By Mark Guarino and Mark Berman
November 11, 2021|Updated November 11, 2021 at 9:30 p.m. EST
It took a little more than a minute for Kyle Rittenhouse to fire all of his shots last year in Kenosha, Wis., killing two people and wounding a third, an expert called by his defense team testified Thursday.
John Black, a former longtime police official and use-of-force expert, said he conducted a detailed review of video footage of the shootings to pinpoint when they occurred. One minute and 20 seconds elapsed from the first shot to the last, with each shooting lasting only seconds, Black said, underscoring how little time it took for the gunfire that left two people dead and set off a nationwide firestorm.
Rittenhouse is charged with homicide and attempted homicide for those August 2020 shootings, and his trial so far has been dominated by video footage of the gunfire, with recordings played and replayed in court. Black said videos can be beneficial to analysts studying what happened, but he noted that there are limits to what any footage can show.
“Video has great value, but it is not the experience or the perception of the people involved in the event,” he said. “It can’t be.”
Rittenhouse, then 17, traveled to Kenosha from his home in Antioch, Ill., about 20 miles away, when the city was shaken last year by protests and rioting after a police officer shot Jacob Blake, a Black man, in the back.
Prosecutors in Rittenhouse’s trial have depicted him as a dangerous vigilante. Rittenhouse’s defense attorneys argue that the teenager only fired in self-defense, and he has pleaded not guilty.
Rittenhouse’s attorneys have said he was facing dangerous threats and had to act to save himself, and Black’s second-by-second breakdown appeared aimed at showing just how quickly things were happening. Prosecutors, meanwhile, have argued that the case is about more than just those seconds, saying issues began when Rittenhouse went to Kenosha, picking up a rifle someone else had purchased for him.
During his testimony, Black described himself as a former law enforcement official who spent more than two decades as an officer in Oregon. He had previously appeared in court during a pretrial hearing in Rittenhouse’s case in early October. During that appearance, Black said he believed Rittenhouse’s actions align with the state’s self-defense laws and “were reasonably necessary” given the circumstances.
In his testimony, Black said “approximately” 2¾ seconds passed between the gunshot ringing out nearby and Rittenhouse firing his first bullet.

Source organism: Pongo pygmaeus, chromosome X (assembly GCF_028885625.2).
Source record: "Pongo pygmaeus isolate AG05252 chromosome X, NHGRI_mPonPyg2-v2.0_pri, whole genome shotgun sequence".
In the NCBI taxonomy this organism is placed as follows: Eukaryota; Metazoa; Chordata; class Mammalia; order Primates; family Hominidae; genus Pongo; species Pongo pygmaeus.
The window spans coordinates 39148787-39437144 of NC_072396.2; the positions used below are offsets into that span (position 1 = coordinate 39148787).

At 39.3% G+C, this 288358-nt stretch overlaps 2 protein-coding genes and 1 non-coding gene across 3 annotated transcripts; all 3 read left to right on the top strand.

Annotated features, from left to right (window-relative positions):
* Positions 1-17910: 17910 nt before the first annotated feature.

Black’s appearance on the stand came on the final day of testimony in Rittenhouse’s divisive trial, which began last week.
The prosecution rested earlier this week and the defense rested Thursday afternoon. Judge Bruce Schroeder said both sides will deliver their closing arguments on Monday, and after that, Rittenhouse’s fate will be placed in the hands of a dozen jurors selected from Kenosha County.
Rittenhouse testified for much of the day Wednesday, offering his first extended public remarks on the shootings. The 18-year-old emotionally broke down on the stand at one point, later saying he was attacked and in danger that night.
“I defended myself,” he said.
Rittenhouse said Rosenbaum and Huber had pursued him and grabbed his gun, while Grosskreutz approached him while pointing a gun at the teenager. “I didn't want to have to kill anybody that night,” Rittenhouse said.
While his testimony was the trial’s main focus Wednesday, the proceedings were also marked by several heated outbursts from Schroeder.
The judge repeatedly chastised Thomas C. Binger, one of the prosecutors, for what he said were improper actions violating previous rulings. At various points, Schroeder admonished, interrupted and scolded Binger, telling him at one point: “Don’t get brazen with me.”
In one moment that drew Schroeder’s ire, Binger was questioning Rittenhouse and mentioned that the teen had not spoken in detail about the shootings before his testimony. Schroeder quickly had the jurors taken out of the room and told the prosecutor he was dangerously close to touching on Rittenhouse’s right to remain silent, which Binger denied he was doing.
Another fraught moment centered on possible evidence prosecutors had sought to include but that Schroeder signaled he was not going to allow. Binger said he believed the judge had “left the door open” to that evidence, rather than banning it outright, telling Schroeder that was his “good-faith explanation to you.”
“I don’t believe you,” Schroeder shot back. “When you say that you were acting in good faith, I don’t believe that.”
Rittenhouse’s defense attorneys also took aim at prosecutors, saying they hoped to have a mistrial with prejudice declared, preventing their client from being prosecuted again. Schroeder did not immediately rule on the issue and continued discussing the trial’s coming schedule after that was brought up.